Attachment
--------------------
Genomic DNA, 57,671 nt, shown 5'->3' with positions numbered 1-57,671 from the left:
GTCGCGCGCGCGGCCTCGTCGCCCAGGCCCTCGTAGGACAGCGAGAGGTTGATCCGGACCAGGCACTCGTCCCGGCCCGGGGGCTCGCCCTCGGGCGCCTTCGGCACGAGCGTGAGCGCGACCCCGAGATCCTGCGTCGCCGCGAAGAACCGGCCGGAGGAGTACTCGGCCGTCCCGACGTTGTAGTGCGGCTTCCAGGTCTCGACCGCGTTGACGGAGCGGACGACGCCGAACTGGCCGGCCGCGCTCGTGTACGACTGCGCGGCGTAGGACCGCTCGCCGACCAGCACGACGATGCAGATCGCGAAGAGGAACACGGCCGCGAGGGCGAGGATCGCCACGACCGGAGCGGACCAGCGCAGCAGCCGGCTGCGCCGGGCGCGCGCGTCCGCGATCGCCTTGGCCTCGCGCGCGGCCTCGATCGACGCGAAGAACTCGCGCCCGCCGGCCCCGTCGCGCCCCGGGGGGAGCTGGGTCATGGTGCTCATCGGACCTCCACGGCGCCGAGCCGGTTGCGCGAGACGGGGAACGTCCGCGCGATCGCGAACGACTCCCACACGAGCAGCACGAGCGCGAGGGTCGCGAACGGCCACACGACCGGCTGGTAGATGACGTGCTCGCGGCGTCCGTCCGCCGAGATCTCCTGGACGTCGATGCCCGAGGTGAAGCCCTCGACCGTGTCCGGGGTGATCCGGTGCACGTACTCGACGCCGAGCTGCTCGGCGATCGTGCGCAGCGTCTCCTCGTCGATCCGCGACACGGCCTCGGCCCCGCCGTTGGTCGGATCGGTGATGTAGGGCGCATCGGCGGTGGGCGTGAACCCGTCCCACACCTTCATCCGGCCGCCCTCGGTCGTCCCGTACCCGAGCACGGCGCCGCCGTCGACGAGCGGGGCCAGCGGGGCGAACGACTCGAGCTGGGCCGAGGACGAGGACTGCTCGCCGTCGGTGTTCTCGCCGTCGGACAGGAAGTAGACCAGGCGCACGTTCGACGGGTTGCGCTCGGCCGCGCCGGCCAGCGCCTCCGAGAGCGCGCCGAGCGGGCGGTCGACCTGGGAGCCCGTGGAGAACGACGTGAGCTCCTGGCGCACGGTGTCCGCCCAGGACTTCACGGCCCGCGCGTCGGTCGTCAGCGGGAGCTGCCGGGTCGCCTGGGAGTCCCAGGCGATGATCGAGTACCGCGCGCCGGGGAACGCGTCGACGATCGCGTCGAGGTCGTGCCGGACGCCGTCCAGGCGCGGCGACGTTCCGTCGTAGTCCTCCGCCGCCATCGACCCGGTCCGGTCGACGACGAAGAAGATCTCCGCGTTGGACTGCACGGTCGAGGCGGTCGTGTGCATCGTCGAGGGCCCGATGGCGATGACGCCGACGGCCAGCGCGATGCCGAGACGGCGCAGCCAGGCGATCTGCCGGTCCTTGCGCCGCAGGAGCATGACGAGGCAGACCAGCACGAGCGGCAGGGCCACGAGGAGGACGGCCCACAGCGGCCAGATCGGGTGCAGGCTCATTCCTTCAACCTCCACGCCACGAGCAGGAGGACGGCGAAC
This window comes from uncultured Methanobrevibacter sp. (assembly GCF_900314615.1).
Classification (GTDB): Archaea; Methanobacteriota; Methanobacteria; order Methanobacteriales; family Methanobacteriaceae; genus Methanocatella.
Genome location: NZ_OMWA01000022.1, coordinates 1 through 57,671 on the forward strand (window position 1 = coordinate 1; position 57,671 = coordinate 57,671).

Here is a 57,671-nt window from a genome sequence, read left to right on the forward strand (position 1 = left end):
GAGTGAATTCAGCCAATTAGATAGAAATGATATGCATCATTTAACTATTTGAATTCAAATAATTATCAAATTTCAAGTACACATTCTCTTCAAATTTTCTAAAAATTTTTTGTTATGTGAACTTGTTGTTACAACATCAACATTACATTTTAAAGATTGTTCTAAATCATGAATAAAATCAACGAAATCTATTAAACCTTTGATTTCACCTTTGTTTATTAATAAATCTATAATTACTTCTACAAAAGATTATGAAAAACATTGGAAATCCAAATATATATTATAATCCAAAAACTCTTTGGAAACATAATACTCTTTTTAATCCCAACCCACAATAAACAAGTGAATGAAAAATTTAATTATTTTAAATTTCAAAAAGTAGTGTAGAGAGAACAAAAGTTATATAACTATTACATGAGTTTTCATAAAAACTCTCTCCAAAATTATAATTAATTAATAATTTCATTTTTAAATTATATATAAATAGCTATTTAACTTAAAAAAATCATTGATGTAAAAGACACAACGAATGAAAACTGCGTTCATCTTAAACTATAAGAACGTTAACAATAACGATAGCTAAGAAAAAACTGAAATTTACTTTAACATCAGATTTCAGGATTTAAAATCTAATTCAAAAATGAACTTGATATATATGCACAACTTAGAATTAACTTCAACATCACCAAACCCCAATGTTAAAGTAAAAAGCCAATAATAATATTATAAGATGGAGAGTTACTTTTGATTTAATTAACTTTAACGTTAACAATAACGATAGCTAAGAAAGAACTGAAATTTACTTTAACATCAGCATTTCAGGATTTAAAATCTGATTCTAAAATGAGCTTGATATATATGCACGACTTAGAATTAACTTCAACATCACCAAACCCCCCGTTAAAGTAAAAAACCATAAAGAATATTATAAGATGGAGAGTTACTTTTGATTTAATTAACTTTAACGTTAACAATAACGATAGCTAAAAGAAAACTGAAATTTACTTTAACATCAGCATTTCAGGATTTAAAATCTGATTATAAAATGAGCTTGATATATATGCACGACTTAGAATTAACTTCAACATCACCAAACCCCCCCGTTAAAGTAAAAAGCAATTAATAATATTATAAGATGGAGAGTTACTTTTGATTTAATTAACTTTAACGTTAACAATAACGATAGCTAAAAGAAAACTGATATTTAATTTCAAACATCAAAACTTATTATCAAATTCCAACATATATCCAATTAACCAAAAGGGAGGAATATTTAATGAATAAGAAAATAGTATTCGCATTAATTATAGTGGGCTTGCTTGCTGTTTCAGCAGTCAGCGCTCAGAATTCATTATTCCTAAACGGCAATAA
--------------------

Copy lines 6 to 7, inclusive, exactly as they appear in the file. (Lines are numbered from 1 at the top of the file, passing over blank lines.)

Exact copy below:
Here is a 57,671-nt window from a genome sequence, read left to right on the forward strand (position 1 = left end):
GAGTGAATTCAGCCAATTAGATAGAAATGATATGCATCATTTAACTATTTGAATTCAAATAATTATCAAATTTCAAGTACACATTCTCTTCAAATTTTCTAAAAATTTTTTGTTATGTGAACTTGTTGTTACAACATCAACATTACATTTTAAAGATTGTTCTAAATCATGAATAAAATCAACGAAATCTATTAAACCTTTGATTTCACCTTTGTTTATTAATAAATCTATAATTACTTCTACAAAAGATTATGAAAAACATTGGAAATCCAAATATATATTATAATCCAAAAACTCTTTGGAAACATAATACTCTTTTTAATCCCAACCCACAATAAACAAGTGAATGAAAAATTTAATTATTTTAAATTTCAAAAAGTAGTGTAGAGAGAACAAAAGTTATATAACTATTACATGAGTTTTCATAAAAACTCTCTCCAAAATTATAATTAATTAATAATTTCATTTTTAAATTATATATAAATAGCTATTTAACTTAAAAAAATCATTGATGTAAAAGACACAACGAATGAAAACTGCGTTCATCTTAAACTATAAGAACGTTAACAATAACGATAGCTAAGAAAAAACTGAAATTTACTTTAACATCAGATTTCAGGATTTAAAATCTAATTCAAAAATGAACTTGATATATATGCACAACTTAGAATTAACTTCAACATCACCAAACCCCAATGTTAAAGTAAAAAGCCAATAATAATATTATAAGATGGAGAGTTACTTTTGATTTAATTAACTTTAACGTTAACAATAACGATAGCTAAGAAAGAACTGAAATTTACTTTAACATCAGCATTTCAGGATTTAAAATCTGATTCTAAAATGAGCTTGATATATATGCACGACTTAGAATTAACTTCAACATCACCAAACCCCCCGTTAAAGTAAAAAACCATAAAGAATATTATAAGATGGAGAGTTACTTTTGATTTAATTAACTTTAACGTTAACAATAACGATAGCTAAAAGAAAACTGAAATTTACTTTAACATCAGCATTTCAGGATTTAAAATCTGATTATAAAATGAGCTTGATATATATGCACGACTTAGAATTAACTTCAACATCACCAAACCCCCCCGTTAAAGTAAAAAGCAATTAATAATATTATAAGATGGAGAGTTACTTTTGATTTAATTAACTTTAACGTTAACAATAACGATAGCTAAAAGAAAACTGATATTTAATTTCAAACATCAAAACTTATTATCAAATTCCAACATATATCCAATTAACCAAAAGGGAGGAATATTTAATGAATAAGAAAATAGTATTCGCATTAATTATAGTGGGCTTGCTTGCTGTTTCAGCAGTCAGCGCTCAGAATTCATTATTCCTAAACGGCAATAA